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Michael B. Richman

advantage of weighting the stations or gridpoints equallythereby not biasing the position of synoptic centers.If a research area had a very strong variance ratio,this might prove an advantage. A disadvantage of acorrelation matrix input is that it yields normalizeddeparture fields with isolines being non-dimensional.This is a disadvantage since the comparison of theactual fields to the map types is purely a function ofshape and not intensity. A cross products matrix can als0 be input andwould yield

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J. S. Marshall
and
S. Radhakant

krn Constant Altitude Plan Position Indicator (CAPPI) maps would outline these cores. [The technique of these CAPPI maps has been de scribed more recently by Marshall and Ballantyne (1975)]. Good correlation was found in time and azimuth between the recorded sferics and the cores as displayed on the 7 km CAPPI maps, which we shall refer to as "Larsen regions." (Further comparison was 0021-8952/78/02o6-o212505.0o ~) 1978 American Meteorological Societymade on strip charts with azimuth and time as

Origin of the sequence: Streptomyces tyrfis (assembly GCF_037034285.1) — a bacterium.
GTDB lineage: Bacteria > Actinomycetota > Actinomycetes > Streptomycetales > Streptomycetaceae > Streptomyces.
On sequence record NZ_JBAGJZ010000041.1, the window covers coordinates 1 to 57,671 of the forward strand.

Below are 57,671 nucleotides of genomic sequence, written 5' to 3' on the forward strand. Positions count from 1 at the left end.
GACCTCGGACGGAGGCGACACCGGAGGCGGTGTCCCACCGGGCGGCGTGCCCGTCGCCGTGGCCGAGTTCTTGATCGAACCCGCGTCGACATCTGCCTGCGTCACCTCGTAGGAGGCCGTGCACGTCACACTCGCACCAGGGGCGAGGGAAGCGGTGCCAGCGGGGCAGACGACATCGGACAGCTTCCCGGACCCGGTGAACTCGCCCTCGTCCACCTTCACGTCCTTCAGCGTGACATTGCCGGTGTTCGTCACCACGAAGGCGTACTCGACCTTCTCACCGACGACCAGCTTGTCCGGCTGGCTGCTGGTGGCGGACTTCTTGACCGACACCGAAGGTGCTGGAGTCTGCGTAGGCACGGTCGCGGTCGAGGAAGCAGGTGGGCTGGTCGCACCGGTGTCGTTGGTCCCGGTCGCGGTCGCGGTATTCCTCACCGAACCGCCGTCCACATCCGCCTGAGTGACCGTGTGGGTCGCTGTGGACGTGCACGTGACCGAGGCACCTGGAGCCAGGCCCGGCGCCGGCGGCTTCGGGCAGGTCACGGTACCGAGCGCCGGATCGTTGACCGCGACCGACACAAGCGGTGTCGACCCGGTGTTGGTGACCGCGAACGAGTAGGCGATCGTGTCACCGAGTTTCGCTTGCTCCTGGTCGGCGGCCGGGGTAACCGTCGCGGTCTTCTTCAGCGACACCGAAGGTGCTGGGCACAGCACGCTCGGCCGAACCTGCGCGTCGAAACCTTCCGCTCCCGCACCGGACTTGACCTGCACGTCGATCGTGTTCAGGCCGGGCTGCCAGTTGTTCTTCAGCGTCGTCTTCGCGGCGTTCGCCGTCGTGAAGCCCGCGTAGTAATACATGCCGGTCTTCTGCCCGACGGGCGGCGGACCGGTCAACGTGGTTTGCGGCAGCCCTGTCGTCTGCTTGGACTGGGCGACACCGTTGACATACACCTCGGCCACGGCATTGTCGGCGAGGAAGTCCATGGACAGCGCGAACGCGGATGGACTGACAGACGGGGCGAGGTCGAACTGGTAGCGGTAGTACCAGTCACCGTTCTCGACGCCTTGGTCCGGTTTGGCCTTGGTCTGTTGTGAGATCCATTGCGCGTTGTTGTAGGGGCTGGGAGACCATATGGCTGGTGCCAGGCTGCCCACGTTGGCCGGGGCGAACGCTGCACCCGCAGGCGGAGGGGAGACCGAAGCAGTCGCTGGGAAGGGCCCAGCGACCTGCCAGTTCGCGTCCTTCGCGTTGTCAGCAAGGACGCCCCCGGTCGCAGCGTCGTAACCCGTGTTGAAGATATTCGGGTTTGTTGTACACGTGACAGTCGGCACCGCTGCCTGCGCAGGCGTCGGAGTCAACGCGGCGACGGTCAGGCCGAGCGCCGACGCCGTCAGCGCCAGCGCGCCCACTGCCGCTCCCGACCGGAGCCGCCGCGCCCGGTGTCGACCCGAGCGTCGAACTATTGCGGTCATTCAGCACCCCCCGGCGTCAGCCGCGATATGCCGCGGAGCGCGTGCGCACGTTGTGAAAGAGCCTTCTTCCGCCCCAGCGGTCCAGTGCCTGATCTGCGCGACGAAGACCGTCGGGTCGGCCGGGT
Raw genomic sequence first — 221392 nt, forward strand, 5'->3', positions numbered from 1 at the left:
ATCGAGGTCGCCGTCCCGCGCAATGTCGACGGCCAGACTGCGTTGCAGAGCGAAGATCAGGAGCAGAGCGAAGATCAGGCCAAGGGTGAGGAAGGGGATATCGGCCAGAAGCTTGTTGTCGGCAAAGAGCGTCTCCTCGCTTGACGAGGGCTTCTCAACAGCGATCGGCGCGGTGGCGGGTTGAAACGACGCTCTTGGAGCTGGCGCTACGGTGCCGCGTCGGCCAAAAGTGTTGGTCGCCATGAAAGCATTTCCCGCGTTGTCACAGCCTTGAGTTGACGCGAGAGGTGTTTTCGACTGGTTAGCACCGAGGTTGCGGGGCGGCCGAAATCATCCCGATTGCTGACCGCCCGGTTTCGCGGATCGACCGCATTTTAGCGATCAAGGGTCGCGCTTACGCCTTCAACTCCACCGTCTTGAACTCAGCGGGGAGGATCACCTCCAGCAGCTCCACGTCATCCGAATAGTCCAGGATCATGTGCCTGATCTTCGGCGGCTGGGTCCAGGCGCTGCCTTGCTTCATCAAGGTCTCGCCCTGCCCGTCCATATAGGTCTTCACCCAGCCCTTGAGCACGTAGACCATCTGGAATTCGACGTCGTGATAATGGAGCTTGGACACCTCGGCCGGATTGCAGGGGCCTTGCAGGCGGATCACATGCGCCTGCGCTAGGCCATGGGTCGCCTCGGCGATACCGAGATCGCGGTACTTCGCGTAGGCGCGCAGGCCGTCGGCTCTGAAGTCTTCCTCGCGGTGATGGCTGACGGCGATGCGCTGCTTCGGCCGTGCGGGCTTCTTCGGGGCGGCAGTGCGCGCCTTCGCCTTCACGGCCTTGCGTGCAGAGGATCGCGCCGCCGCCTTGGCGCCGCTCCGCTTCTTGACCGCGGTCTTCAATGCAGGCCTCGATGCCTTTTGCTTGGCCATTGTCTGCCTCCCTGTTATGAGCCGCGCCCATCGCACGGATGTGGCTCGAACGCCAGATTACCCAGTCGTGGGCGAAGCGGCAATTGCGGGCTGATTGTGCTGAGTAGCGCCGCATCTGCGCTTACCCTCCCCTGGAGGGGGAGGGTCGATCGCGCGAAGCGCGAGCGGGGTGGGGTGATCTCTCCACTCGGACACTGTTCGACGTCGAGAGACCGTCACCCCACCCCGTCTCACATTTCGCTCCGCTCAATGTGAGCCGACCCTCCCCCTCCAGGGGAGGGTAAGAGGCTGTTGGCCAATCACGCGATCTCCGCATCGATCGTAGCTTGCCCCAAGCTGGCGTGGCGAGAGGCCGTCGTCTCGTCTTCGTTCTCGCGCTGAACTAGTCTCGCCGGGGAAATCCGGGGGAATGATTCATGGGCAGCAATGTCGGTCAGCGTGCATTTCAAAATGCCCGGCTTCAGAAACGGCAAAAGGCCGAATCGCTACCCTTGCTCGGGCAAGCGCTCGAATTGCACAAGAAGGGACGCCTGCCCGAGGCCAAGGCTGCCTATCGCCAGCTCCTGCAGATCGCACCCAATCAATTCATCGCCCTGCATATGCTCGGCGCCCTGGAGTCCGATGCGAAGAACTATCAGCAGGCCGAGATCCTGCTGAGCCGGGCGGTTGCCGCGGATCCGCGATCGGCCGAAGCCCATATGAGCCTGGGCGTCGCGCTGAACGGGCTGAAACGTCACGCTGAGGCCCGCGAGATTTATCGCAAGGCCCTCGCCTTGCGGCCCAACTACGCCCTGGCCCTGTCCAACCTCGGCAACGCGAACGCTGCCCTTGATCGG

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William Woodley
and
Alan Herndon

. radar at the location of a gage even if the Z-Rrelation, the map projection, and the raingage locationson the map are perfect. However, the resulting error inestimating point rainfall should not be systematic.5. Results The raingage (G) and radar observations (R~) permitted 50 comparisons, none of which involved seededclouds. These comparisons are tabulated in. Table 1 andsummarized in Table 2. Using the raingage results asthe standard, the mean absolute difference is about 30%while the mean

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Mauro Di Luzio
,
Gregory L. Johnson
,
Christopher Daly
,
Jon K. Eischeid
, and
Jeffrey G. Arnold

map algebra functions for combining the surface interpolation maps (ratios; see procedure 3) and the respective PRISM monthly grids. The map algebra functions combine data on a cell-by-cell basis to derive the final target information grid dataset. In this way, operating on each cell, the target daily precipitation grid was obtained as the result of the following combination: where daily P ( i ) is precipitation grid at day i , daily I r ( i ) is grid of IDW interpolated station ratios [see Eq

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Hirohiko Ishikawa

10 20 30 40 [msq Horizontal windFIG. 4. Comparison of the horizontal wind profileat the crest of the two-dimensional mountain.ordinates. The computational domain was a 4508 kmx 4508 km area in the map coordinates. The horizontalmesh width was 92 km. The vertical depth was 6000 m;zt = 6000 m was assumed. The vertical mesh numberwas 20, and the mesh width varied from 100 m (bpttomlayer) to 500 m (top layer). The input meteorological data were meteorologicalfields

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M. Sofiev
,
E. Genikhovich
,